A High Court judge has approved the settlement of a claim against the HSE for cerebral palsy and criticised both the HSE and State Claims Agency for taking so long to resolve the case.
Dylan Gaffney (6) from Kilcohan Park in Waterford was born at Waterford Regional Hospital on July 22nd 2007, in a poor condition after an emergency Caesarean Section had been performed on his mother – Jean – and with no paediatrician immediately available to provide adequate resuscitation.
Jean Gaffney had previously requested a Caesarean Section delivery for Dylan, as her first daughter had been born by emergency C-Section after 51 hours of labour, and she had miscarried a second child. Her obstetrician had dissuaded her from having one, despite an ultrasound two days before Dylan´s birth indicating that he weighed nine pounds, four ounces.
The ultrasound had been conducted after Jean had attended the Waterford Regional Hospital on July 20th because she believed her waters had broken. She was given an antenatal appointment for five days later but, on the morning of the 22nd, went into spontaneous labour and was admitted into the hospital.
Jean was administered oxytocic – a drug to stimulate contractions – and told to commence pushing. According to Jean´s solicitor at the High Court, this was entirely inappropriate in the circumstances and a Caesarean should have been performed straight away. Instead, medical staff at the hospital waited until after 2.00pm in the afternoon to deliver Dylan.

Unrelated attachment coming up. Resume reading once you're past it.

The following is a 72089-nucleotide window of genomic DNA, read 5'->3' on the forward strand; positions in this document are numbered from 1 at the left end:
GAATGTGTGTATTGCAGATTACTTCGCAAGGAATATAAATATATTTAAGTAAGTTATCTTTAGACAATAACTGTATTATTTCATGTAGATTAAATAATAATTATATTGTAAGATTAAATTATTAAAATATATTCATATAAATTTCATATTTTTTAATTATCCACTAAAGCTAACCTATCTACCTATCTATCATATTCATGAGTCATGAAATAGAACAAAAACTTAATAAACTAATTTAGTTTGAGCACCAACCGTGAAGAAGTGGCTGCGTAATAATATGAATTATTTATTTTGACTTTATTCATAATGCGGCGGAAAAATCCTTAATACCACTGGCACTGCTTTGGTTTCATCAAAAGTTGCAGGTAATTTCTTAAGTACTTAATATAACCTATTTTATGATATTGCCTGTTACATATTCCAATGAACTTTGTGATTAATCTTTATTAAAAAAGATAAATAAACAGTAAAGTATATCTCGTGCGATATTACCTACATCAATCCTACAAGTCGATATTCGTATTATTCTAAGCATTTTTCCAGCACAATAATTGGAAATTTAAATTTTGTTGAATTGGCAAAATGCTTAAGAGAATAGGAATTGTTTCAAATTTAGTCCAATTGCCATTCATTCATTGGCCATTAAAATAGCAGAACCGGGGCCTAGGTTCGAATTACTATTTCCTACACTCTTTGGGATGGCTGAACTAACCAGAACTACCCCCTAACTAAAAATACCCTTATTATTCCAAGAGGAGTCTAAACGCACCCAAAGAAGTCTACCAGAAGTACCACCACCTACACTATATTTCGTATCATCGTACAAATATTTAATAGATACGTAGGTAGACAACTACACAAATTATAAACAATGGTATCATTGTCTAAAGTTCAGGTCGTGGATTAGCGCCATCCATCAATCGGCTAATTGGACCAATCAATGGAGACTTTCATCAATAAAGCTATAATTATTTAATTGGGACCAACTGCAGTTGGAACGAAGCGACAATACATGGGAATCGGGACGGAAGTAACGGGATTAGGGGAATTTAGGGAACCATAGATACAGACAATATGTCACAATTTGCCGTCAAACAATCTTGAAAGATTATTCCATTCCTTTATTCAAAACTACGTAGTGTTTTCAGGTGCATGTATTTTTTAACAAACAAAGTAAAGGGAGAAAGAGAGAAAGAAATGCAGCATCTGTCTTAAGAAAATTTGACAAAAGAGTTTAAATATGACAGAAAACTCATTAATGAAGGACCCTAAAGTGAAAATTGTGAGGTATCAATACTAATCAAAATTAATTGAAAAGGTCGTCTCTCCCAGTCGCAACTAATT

When Dylan was eventually resuscitated, he had been denied oxygen in the womb and was diagnosed with cerebral palsy and other injuries.
After speaking with a solicitor, Jean made a claim against the HSE for cerebral palsy compensation in her son´s behalf, and wrote to the State Claims Agency in June 2009 with evidence of negligence compiled by an independent medical expert.
Despite the evidence clearly showing that Dylan´s birth injuries were attributable to negligence before, during and after his delivery, the State Claims Agency denied everything and refused to consider Jean´s claim against the HSE for cerebral palsy.
Ultimately, court proceedings had to be issued while Jean and her partner – Thomas Hayes – put their lives aside to care for Dylan. It was only shortly before Jean´s claim against the HSE for cerebral palsy was due to be heard that liability was admitted and discussions started to agree a financial settlement.
At the High Court in Dublin, Ms Justice Mary Irvine heard that an agreement had been reached for Dylan to receive a lump sum payment of €8.5 million, as a more beneficial structured payment system was not yet available.
The judge approved the settlement, but criticised the conduct of the Health Service Executive and State Claims Agency for the delay in admitting liability, and causing additional stress for Dylan and his family. She said that this was the second case within a week where the actions of the HSE and State Claims Agency were “highly regrettable”.